Kagan: Senator Coburn, to be honest with you, I don’t have a view of what are natural rights, independent of the Constitution. And my job as a justice will be to enforce and defend the Constitution and the laws of the United States.
Coburn: So you wouldn’t embrace what the Declaration of Independence says, that we have certain God-given, inalienable rights that aren’t given in the Constitution that are ours, ours alone, and that a government doesn’t give those to us?
Kagan: Senator Coburn, I believe that the Constitution is an extraordinary document, and I’m not saying I do not believe that there are rights pre-existing the Constitution and the laws. But my job as a justice is to enforce the Constitution and the laws.
Coburn: Well, I understand that. I’m not talking about as a justice. I’m talking about Elena Kagan. What do you believe? Are there inalienable rights for us? Do you believe that?
Kagan: Senator Coburn, I think that the question of what I believe as to what people’s rights are outside the Constitution and the laws, that you should not want me to act in any way on the basis of such a belief.
Coburn: I would want you to always act on the basis of the belief of what our Declaration of Independence says.
Kagan: I think you should want me to act on the basis of law. And that is what I have upheld to do, if I’m fortunate enough to be confirmed, is to act on the basis of law, which is the Constitution and the statutes of the United States.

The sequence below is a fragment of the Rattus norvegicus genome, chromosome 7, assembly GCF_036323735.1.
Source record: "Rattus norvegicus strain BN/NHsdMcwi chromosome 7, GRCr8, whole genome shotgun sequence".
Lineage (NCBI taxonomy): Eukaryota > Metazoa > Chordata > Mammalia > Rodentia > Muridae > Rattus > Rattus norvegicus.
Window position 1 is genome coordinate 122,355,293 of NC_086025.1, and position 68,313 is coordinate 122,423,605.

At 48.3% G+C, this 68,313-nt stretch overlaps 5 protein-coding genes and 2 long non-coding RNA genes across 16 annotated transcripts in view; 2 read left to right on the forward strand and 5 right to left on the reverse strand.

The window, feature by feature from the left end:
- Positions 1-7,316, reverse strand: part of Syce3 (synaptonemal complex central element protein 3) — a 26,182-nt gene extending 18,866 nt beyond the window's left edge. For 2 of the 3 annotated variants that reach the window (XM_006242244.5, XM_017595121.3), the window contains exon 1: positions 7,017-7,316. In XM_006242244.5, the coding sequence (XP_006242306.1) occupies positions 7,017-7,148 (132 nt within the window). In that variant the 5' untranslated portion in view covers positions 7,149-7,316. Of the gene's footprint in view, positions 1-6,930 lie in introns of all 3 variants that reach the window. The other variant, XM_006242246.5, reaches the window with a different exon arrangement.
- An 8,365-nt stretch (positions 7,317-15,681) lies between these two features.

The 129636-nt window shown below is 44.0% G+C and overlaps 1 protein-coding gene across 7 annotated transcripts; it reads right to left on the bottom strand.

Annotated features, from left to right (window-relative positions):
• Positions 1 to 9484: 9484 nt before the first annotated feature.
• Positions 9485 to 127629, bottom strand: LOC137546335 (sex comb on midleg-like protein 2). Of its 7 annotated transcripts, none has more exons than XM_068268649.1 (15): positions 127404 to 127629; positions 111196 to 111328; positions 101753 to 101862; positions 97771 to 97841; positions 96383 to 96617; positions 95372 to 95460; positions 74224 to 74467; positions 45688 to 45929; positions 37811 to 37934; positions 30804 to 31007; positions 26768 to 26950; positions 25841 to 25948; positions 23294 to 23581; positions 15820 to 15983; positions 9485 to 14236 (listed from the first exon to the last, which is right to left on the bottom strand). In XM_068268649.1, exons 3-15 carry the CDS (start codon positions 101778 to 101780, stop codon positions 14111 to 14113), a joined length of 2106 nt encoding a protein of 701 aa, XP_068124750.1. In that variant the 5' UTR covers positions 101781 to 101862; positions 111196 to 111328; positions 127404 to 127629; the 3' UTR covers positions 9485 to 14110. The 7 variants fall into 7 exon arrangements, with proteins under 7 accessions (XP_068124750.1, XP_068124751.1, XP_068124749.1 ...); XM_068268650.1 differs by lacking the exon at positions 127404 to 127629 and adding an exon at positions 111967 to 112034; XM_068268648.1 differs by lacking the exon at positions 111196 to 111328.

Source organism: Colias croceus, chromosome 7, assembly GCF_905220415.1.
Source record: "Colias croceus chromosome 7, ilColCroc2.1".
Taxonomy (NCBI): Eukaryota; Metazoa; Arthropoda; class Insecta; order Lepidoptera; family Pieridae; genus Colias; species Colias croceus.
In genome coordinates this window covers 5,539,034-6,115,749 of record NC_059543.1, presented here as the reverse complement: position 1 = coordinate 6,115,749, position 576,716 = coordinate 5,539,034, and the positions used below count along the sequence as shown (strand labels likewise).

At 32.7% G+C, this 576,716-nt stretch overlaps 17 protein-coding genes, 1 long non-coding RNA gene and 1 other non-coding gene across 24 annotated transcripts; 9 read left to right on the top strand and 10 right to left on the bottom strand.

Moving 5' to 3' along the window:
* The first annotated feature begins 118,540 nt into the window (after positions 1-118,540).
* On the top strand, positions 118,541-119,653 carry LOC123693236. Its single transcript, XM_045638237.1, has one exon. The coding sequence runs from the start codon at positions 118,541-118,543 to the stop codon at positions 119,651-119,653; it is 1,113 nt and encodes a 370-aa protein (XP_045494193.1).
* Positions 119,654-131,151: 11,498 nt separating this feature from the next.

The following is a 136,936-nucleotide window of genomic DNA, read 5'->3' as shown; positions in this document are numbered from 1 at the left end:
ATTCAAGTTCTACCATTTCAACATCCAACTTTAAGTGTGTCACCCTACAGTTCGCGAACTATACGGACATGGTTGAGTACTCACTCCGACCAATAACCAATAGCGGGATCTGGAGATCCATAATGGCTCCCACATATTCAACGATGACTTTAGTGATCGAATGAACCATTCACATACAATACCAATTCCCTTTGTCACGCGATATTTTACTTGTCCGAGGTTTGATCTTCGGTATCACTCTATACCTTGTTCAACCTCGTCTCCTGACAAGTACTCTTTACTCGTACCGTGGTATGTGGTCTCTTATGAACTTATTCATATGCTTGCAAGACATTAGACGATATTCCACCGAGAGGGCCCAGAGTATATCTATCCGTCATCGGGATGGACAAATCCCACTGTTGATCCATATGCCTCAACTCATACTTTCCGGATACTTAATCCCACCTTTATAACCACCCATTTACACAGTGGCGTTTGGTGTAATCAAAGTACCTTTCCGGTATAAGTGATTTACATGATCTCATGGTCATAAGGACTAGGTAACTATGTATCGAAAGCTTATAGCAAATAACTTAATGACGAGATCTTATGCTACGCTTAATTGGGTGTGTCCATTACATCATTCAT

“This woman apparently thinks our rights descend from our Constitution, which is crazy,” said Farah. “The Constitution is there to protect our unalienable, God-given human rights – not to define our rights or to invent them.”
The campaign to deny Kagan confirmation in the Senate, however, began long before the hearings.
“This woman, as president of her university, banned the U.S. military from recruiting on campus,” Farah reminds. “Just contemplate rewarding that kind of vehemently anti-American action with a lifetime appointment to the Supreme Court. Elena Kagan must be stopped.”
He devised the “Stop Kagan Campaign” based on previous successes in generating heavy volumes of mail to members of Congress.
“It’s a phenomenal bargain,” says Farah. “It makes it easy for you to sound off on this historically bad nomination. It’s a small investment. And I am convinced that if enough Americans take advantage of it, Kagan will be stopped – even by this Senate.”
But time is short, Farah says. America is distracted by a floundering economy, a disastrous oil spill and a government that creates new crises on a daily basis, he explains.